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Mike is a successful businessman who has run many businesses and
over the years has made considerable profits. Mike has a keen
interest in art, particularly paintings from the romantic era and has
often toured Europe, enjoying the art galleries of France and Italy.
His dream has always been to own a painting himself, but has never
been able to justify the cost. He recently moved into a new office in
an expensive part of the city and has decided that his office is just
the right place to hang a painting, believing that it will add an air of
sophistication to his office which will impress his potential clients.
After contacting Peter who claims to be one of Australia’s premier
art dealers, Mike set his heart on a particular work of Art entitled
‘Venus at Play’ by renowned artist Angelo Michael that is listed on
Peter’s website for sale at $2 Million. Mike has long been a fan of
Angelo Michael’s work and was aware that such painting existed but
always believed it was in a private collection in America and is
surprised to see it for sale and available in Australia. He has also
recently read about a growing problem of forgeries, particularly in
respect of Angelo Michael pieces so although he would like to buy
the painting, he is wary.
To quell his concerns, he arranges to meet Peter in person and
discovers that, rather than being one of Australia’s premier art
dealers, Peter has only just started his dealership business, still
operates out of his parent’s basement and so far has only sold one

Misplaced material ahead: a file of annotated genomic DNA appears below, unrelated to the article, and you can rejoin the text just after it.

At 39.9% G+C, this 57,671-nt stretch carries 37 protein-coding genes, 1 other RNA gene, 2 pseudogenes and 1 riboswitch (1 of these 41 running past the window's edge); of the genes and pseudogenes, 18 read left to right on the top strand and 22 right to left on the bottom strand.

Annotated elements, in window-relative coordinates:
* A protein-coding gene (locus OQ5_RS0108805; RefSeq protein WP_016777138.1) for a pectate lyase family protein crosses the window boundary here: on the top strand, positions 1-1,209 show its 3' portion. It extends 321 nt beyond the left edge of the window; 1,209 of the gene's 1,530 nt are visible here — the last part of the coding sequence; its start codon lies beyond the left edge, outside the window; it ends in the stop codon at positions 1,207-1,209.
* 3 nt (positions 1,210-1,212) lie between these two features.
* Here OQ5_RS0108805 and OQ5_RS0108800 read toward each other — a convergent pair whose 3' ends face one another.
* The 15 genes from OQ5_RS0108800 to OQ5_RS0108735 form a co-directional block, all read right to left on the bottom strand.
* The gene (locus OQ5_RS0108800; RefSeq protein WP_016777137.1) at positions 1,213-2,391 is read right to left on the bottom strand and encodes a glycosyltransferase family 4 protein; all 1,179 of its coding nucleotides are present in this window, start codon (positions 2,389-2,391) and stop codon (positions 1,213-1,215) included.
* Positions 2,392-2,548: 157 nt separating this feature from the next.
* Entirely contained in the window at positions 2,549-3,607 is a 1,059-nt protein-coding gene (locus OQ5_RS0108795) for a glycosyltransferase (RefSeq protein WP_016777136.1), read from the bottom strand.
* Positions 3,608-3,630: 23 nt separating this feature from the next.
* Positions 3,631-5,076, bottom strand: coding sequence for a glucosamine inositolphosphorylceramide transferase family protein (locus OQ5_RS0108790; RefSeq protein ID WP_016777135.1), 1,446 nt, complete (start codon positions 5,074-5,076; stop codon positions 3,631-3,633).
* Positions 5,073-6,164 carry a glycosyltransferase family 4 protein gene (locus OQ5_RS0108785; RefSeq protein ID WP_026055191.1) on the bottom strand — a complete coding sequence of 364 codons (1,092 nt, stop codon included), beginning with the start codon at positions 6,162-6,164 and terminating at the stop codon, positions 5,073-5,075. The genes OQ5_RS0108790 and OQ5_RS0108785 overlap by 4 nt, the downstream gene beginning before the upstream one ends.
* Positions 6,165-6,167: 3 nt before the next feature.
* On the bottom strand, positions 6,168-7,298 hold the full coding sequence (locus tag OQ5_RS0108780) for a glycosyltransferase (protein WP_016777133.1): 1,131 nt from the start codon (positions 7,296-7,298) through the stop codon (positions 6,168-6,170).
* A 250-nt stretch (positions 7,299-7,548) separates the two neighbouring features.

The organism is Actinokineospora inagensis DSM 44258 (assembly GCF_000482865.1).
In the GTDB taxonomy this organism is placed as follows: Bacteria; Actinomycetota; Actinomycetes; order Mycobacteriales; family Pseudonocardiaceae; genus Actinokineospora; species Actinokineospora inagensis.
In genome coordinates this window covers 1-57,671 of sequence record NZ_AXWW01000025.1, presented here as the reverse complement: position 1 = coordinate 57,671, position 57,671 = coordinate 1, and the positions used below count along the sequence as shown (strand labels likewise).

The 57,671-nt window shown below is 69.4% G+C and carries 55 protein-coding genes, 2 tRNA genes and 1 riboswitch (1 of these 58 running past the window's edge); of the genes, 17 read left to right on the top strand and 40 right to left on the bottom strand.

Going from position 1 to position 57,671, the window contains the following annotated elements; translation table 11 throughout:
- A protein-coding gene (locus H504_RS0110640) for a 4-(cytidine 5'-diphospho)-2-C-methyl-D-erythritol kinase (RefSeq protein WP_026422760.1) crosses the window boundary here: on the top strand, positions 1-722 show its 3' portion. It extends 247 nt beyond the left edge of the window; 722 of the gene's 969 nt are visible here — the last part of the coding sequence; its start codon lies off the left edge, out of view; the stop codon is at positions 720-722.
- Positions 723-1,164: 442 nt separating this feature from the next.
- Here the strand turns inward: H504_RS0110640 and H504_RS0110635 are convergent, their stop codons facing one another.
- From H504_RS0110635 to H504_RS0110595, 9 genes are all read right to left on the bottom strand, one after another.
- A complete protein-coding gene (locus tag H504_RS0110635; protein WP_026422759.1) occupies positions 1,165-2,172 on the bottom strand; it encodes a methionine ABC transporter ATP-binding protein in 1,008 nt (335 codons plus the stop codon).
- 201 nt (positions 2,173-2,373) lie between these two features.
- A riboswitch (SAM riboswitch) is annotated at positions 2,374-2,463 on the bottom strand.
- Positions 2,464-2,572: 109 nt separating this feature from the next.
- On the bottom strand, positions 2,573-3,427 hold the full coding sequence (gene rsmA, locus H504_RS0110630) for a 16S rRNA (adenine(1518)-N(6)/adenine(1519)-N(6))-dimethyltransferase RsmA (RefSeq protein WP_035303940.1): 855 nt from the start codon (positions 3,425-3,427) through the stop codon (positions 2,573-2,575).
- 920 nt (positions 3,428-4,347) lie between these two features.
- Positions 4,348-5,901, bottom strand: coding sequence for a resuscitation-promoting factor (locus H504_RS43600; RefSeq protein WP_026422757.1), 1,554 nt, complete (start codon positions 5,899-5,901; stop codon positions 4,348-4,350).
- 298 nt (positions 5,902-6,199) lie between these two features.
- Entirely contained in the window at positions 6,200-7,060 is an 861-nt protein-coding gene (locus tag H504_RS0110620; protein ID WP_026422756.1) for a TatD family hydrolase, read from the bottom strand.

painting. He admits to Mike that he while he does have big plans for
his business, so far, he is struggling and spends most of his time
working at a 7Eleven convenience store in order to fund his new
venture. This does not concern Mike too much as he understands
that all businesses must start somewhere and he respects what Peter
is trying to do.
Peter pulls out a painting from behind a sofa in the basement, and
presents it to Mike as the famous ‘Venus at Play’. He explains that
Tom, an old school friend of Peter owned the painting and wanted to
sell it. He had intended to sell it through one of the big established
dealers in Sydney but agreed to use Peter as the dealer ‘as a favour
to help my business get off the ground’.
Mike inspects the painting and while it does appear genuine, he still
has some concerns. He decides to go away and think about it for a
while. A week later an email arrives from Peter saying:
‘Mike, good to meet you last week. To follow up on our conversation,
I hereby formally offer to sell you the painting for $2 Million. By the
way, I know you were concerned as to the provenance of the
painting. However, I can confirm that the painting is 100% genuine.
I have had it assessed by two independent art experts and I can attest
to its veracity.’
Mike responded that night saying:
‘Peter, thanks for the email. I would like to buy the painting but am
only prepared to buy it for $1.5 million. Please advise whether you
will accept this lower price. If so I can transfer the funds to you and
you can send me the painting.
Mike heard nothing back from Peter until a parcel arrived in the post.
He opened the parcel and there was the painting and an invoice for
$2 million. This was accompanied by a note from Peter stating
‘Mike, thanks for agreeing to buy the painting. Unfortunately I can’t
do $1.5 million so the price remains $2 million. Look forward to
receiving the money, nice doing business with you’.
Mike has since had the painting assessed by Australia’s leading
expert in Angelo Michael paintings and he has confirmed the
painting is a forgery and is practically worthless. The expert explains
to Mike that this is one of the many forged copies of Venus at Play he
has seen, and the real painting is still held by a private collector in
America.
Mike is now livid and wants to return the painting and refuses to pay
the invoice arguing that no contract to purchase the painting existed
In turn, Peter is now threatening to sue Mike for breach of contract
for not paying the invoice.

PART A (9 MARKS)
Advise Mike whether you think a court would be likely to find that an enforceable
contract between Mike and Peter has been formed.